An earlier section,
Area Formulas: Triangle,
Parallelogram, Trapezoid,
showed how to find the area of a
triangle with a base/height pair.
The key results
are summarized here for convenience:

Drop a perpendicular to the opposite side ... 
... or, to an extension of the opposite side. 
A derivation of the triangle area formula ($\,bh/2\,$) was given in Area Formulas: Triangle, Parallelogram, Trapezoid for the situation where the altitude ‘hits’ the base (leftmost picture above). The formula also works when the altitude doesn't ‘hit’ the base, but instead hits an extension of the base, as shown at right. Here's how:

area of blue triangle is $\,\frac 12 bh\,$ 
Note that there are infinitely many triangles
with a given base/height pair.
For example, all the triangles below have the same base/height pair.
Same base/height pair—same area!
A base/height pair uniquely determines the area of a triangle, but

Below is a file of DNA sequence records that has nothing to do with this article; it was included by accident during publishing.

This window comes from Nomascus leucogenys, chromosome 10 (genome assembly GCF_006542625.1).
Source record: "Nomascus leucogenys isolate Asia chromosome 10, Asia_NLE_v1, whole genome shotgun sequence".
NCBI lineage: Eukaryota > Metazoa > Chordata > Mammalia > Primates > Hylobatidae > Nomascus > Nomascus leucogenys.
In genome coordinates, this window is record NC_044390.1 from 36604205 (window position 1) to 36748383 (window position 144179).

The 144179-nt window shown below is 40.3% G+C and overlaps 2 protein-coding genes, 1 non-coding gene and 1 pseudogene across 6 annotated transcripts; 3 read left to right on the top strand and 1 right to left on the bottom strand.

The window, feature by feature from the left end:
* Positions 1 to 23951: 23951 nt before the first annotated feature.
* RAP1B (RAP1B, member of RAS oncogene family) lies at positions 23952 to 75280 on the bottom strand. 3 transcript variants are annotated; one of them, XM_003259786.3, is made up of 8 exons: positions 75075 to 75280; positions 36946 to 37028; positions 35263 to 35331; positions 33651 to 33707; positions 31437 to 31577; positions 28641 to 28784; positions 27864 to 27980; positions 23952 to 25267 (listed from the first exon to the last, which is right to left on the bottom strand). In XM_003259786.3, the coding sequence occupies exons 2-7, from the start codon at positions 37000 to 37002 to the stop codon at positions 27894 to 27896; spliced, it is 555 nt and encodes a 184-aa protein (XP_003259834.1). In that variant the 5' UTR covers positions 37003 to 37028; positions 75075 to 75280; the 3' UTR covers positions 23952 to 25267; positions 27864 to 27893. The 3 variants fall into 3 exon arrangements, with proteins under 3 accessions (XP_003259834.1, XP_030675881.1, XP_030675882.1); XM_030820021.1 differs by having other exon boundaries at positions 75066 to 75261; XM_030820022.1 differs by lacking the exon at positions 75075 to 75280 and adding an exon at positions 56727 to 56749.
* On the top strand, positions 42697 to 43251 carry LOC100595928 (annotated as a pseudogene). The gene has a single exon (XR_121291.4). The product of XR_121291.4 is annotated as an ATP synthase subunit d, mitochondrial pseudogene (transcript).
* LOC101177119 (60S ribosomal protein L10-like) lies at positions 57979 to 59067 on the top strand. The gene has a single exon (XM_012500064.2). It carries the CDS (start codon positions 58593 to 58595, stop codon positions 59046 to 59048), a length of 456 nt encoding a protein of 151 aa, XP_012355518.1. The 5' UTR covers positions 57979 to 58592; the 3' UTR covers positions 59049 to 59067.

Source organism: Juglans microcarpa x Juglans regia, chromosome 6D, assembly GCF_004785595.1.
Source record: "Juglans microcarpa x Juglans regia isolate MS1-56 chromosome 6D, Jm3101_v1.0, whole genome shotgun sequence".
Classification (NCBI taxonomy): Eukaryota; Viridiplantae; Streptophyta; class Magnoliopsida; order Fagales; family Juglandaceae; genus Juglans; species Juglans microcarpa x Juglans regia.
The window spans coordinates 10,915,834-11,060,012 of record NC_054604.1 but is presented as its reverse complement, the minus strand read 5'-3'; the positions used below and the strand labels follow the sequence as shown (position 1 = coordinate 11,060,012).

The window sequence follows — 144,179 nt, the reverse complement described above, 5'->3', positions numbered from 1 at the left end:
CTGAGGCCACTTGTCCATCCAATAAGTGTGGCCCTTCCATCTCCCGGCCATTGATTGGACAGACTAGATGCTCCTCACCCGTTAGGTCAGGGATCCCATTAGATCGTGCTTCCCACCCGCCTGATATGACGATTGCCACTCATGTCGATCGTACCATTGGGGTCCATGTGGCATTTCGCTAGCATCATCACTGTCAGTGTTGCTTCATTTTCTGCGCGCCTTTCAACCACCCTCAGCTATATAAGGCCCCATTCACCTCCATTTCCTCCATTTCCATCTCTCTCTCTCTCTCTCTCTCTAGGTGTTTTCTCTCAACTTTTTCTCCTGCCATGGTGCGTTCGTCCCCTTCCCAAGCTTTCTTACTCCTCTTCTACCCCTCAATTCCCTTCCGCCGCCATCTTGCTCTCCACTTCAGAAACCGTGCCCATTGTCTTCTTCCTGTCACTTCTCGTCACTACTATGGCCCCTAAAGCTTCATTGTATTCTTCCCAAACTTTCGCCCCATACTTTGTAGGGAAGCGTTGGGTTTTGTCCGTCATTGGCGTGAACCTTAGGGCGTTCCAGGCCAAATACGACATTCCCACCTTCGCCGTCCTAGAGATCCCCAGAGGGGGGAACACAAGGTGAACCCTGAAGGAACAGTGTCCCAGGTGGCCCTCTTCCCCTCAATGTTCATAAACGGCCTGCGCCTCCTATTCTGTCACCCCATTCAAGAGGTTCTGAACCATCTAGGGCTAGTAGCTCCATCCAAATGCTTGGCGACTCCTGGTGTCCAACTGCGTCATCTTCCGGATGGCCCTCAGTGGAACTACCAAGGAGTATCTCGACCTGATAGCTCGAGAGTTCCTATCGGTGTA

not the shape of the triangle.
All these triangles have the same base/height pair, hence the same area. 
By the
SAS (sideangleside) triangle congruence theorem, two sides and an included angle uniquely defines a triangle. Let $\,a\,$ and $\,b\,$ denote two sides of a triangle, with included angle $\,\theta\,$. The sketches at right and below show the two situations that can occur when finding the altitude that has corresponding base $\,b\,$. In both cases, the altitude length is found using the yellow triangle (which is a right triangle with hypotenuse $\,a\,$). In both cases, the altitude length is $\,h = a\sin\theta\,$. Thus: $$ \begin{align} &\text{area of triangle with sides $a$ and $b$ and included angle $\theta$}\cr\cr &\qquad = \frac 12(\text{base})(\text{height})\cr\cr &\qquad = \frac 12 b(a\sin\theta)\cr\cr &\qquad = \frac 12 ab\sin\theta \end{align} $$ In words, the area is: times the sine of the included angle 

On this exercise, you will not key in your answer. However, you can check to see if your answer is correct. 
PROBLEM TYPES: